Supreme Court sounds skeptical of Biden environmental rule

 February 22, 2024

The Biden administration seems to be heading for a sobering defeat in the Supreme Court in a battle over environmental regulation. 

The court's conservatives appeared inclined Wednesday to block a "good neighbor" rule meant to lower pollution that drifts across state lines.

Three Republican states, Ohio, Indiana, and West Virginia, and industry groups have asked the Supreme Court to block the rule while litigation proceeds in lower courts.

Biden's "good neighbor" rule

The Clean Air Act requires "upwind" states to limit interstate air pollution, but states are allowed to draw up their own plans for meeting this obligation pending EPA review.

In 2022, the Biden administration rejected 23 individual states' plans in one fell swoop and introduced its own nationwide plan.

In their brief to the Supreme Court, Ohio, West Virginia, and Indiana argued the Clean Air Act requires "cooperative federalism" rather than the top-down approach the Biden administration has taken.

"The EPA has power to impose a federal plan only if a State fails to submit a statutorily compliant plan," the states wrote.

The challengers say Biden's plan imposes "irreparable harm" every day the rule remains in effect, through crushing compliance costs and increased risks to the electrical grid.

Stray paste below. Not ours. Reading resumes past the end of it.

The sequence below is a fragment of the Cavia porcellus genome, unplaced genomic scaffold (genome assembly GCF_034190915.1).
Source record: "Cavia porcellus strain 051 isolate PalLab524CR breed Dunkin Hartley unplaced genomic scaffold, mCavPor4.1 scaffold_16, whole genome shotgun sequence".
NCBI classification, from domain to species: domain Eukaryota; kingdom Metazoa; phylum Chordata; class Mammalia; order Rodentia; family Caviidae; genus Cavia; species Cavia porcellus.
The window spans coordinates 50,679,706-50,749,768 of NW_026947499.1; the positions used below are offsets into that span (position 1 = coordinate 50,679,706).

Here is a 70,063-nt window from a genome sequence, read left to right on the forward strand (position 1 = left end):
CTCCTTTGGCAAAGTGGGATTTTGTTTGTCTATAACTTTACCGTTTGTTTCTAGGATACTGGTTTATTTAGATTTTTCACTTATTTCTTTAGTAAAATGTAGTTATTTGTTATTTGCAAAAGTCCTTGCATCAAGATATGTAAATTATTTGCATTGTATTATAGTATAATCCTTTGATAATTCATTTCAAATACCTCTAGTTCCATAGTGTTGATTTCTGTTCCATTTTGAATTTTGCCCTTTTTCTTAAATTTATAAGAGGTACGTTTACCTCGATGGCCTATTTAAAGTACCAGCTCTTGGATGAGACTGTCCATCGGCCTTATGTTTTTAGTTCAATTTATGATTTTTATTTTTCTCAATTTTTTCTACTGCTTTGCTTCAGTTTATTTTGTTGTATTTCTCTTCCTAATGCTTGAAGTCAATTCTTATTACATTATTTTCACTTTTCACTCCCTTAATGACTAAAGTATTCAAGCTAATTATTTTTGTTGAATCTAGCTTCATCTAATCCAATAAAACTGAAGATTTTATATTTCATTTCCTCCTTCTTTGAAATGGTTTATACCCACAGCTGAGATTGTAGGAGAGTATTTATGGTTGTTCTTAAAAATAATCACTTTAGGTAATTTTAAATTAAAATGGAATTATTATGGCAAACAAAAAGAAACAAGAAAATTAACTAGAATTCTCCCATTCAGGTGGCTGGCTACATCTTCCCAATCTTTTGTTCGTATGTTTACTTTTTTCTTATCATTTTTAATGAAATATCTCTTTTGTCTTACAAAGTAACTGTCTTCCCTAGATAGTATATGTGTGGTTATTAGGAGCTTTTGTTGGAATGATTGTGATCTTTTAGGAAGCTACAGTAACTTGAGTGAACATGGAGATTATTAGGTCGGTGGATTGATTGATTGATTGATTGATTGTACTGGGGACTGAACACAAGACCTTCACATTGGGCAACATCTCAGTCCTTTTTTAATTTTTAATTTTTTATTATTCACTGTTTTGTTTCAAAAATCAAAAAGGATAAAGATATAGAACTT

Seven different appeals courts have temporarily blocked the EPA, leaving the rule in effect in just 11 of the original 23 "upwind" states covered.

Supreme Court blocks Biden...again

The Supreme Court appeared skeptical this week of letting the EPA enforce the rule since it has already been blocked in half the states covered by it.

“EPA came back and said, 'Even if we have fewer states, we're going to plow ahead anyway,'' Brett Kavanaugh said. "Let's just kind of pretend nothing happened and just go ahead with the 11 states."

The high court has frustrated Biden's ambitious climate agenda in the past. In the 2022 case West Virginia v. EPA, the court struck down Biden's sweeping environmental regulations under the "major questions" doctrine.

Biden hasn't been afraid to call the court's legitimacy into question, blasting its rulings on abortion, climate, and student loans as "extreme."

This week, Biden boasted about finding a workaround to the court's decision striking down his student loan forgiveness plan.

"My Republican friends in Congress, elected officials and special interest stepped in and sued us and the Supreme Court blocked it, blocked it," he said. "But that didn't stop me."

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Thomas Jefferson
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